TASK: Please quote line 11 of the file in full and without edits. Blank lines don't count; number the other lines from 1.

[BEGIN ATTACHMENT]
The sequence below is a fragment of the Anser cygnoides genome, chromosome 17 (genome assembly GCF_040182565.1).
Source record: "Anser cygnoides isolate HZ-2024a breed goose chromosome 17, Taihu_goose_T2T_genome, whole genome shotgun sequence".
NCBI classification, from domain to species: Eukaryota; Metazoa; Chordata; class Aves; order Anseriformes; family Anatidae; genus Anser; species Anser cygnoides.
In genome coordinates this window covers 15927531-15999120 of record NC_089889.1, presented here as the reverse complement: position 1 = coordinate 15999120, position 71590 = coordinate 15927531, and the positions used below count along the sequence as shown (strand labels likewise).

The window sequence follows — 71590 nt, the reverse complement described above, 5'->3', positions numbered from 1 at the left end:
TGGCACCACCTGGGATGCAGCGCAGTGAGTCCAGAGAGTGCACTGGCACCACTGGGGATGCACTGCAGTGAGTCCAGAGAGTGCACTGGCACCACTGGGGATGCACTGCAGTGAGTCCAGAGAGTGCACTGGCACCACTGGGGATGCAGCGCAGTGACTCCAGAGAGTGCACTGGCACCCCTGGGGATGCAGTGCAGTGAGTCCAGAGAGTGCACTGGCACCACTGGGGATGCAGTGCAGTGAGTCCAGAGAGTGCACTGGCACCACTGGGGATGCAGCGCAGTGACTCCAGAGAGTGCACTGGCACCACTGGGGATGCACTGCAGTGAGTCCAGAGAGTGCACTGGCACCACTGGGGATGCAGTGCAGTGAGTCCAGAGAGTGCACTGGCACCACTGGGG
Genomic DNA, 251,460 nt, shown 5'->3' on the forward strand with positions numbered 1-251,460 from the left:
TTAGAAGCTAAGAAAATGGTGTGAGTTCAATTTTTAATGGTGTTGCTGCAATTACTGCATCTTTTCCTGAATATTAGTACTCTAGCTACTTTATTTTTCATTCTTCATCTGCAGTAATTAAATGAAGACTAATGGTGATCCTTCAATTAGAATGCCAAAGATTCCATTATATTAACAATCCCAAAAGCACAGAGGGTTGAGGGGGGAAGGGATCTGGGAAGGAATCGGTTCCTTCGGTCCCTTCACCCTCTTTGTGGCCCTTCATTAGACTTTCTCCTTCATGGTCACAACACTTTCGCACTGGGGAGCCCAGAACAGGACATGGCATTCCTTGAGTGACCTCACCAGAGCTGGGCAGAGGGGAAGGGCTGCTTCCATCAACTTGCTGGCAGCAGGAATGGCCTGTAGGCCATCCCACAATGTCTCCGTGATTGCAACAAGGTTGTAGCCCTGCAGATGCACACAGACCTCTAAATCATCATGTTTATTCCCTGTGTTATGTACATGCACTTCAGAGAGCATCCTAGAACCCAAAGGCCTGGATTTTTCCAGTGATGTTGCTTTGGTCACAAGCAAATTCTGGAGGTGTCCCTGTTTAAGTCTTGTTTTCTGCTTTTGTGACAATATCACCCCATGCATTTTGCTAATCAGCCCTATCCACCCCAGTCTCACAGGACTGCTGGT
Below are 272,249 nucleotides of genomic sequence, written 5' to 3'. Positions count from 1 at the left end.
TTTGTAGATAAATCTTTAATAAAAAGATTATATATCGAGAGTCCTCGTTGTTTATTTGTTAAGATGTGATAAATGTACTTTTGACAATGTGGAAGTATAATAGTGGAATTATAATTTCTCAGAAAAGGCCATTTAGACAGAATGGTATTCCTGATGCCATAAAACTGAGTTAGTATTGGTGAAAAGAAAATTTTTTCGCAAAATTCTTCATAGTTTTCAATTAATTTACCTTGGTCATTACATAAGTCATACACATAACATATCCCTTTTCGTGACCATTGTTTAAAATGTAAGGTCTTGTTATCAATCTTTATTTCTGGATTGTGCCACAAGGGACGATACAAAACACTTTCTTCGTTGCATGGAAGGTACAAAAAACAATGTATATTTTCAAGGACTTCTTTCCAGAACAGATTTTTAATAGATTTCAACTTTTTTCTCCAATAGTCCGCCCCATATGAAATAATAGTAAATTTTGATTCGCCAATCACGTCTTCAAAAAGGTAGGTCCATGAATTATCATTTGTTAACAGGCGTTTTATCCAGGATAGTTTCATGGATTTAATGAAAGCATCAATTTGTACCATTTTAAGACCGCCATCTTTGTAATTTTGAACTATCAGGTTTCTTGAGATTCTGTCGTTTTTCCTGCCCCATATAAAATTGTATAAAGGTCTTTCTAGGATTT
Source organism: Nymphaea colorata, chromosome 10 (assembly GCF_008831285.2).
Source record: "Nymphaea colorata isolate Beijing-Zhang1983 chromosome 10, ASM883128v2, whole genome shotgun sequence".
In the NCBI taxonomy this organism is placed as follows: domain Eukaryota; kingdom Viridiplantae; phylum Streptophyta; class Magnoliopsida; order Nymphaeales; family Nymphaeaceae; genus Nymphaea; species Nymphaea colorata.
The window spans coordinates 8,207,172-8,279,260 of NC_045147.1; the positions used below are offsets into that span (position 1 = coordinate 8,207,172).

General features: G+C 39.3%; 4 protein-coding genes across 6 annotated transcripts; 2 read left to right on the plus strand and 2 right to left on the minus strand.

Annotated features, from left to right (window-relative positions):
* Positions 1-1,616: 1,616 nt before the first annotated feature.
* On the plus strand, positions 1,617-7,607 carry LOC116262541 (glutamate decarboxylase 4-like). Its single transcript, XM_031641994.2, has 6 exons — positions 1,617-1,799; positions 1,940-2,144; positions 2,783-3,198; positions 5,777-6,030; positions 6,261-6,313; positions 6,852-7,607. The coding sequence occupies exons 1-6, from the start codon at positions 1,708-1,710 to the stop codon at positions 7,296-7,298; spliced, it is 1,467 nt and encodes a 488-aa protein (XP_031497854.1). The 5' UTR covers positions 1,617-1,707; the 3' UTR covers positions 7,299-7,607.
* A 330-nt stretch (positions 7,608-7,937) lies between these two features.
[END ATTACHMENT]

Source organism: Nymphaea colorata, chromosome 10 (assembly GCF_008831285.2).